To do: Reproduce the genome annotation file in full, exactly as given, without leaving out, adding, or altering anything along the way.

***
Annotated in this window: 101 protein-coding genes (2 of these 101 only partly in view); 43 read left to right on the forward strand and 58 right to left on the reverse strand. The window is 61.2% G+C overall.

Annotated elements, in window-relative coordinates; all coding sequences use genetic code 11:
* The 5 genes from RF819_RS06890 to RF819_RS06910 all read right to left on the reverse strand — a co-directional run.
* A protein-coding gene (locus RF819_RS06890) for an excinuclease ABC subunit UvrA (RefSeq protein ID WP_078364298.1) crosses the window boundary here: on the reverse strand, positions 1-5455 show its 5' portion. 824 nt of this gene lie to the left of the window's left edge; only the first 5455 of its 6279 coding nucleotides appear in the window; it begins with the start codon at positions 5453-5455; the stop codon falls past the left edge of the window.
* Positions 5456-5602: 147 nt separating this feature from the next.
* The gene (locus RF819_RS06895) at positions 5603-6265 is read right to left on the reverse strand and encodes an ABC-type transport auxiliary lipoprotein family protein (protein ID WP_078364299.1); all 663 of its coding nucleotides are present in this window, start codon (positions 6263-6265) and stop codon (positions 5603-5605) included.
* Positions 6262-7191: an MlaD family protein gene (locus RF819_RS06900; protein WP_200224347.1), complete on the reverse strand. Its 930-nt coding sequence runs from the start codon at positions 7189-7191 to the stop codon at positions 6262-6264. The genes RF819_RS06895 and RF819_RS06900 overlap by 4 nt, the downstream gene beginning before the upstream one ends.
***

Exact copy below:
Annotated in this window: 101 protein-coding genes (2 of these 101 only partly in view); 43 read left to right on the forward strand and 58 right to left on the reverse strand. The window is 61.2% G+C overall.

Annotated elements, in window-relative coordinates; all coding sequences use genetic code 11:
* The 5 genes from RF819_RS06890 to RF819_RS06910 all read right to left on the reverse strand — a co-directional run.
* A protein-coding gene (locus RF819_RS06890) for an excinuclease ABC subunit UvrA (RefSeq protein ID WP_078364298.1) crosses the window boundary here: on the reverse strand, positions 1-5455 show its 5' portion. 824 nt of this gene lie to the left of the window's left edge; only the first 5455 of its 6279 coding nucleotides appear in the window; it begins with the start codon at positions 5453-5455; the stop codon falls past the left edge of the window.
* Positions 5456-5602: 147 nt separating this feature from the next.
* The gene (locus RF819_RS06895) at positions 5603-6265 is read right to left on the reverse strand and encodes an ABC-type transport auxiliary lipoprotein family protein (protein ID WP_078364299.1); all 663 of its coding nucleotides are present in this window, start codon (positions 6263-6265) and stop codon (positions 5603-5605) included.
* Positions 6262-7191: an MlaD family protein gene (locus RF819_RS06900; protein WP_200224347.1), complete on the reverse strand. Its 930-nt coding sequence runs from the start codon at positions 7189-7191 to the stop codon at positions 6262-6264. The genes RF819_RS06895 and RF819_RS06900 overlap by 4 nt, the downstream gene beginning before the upstream one ends.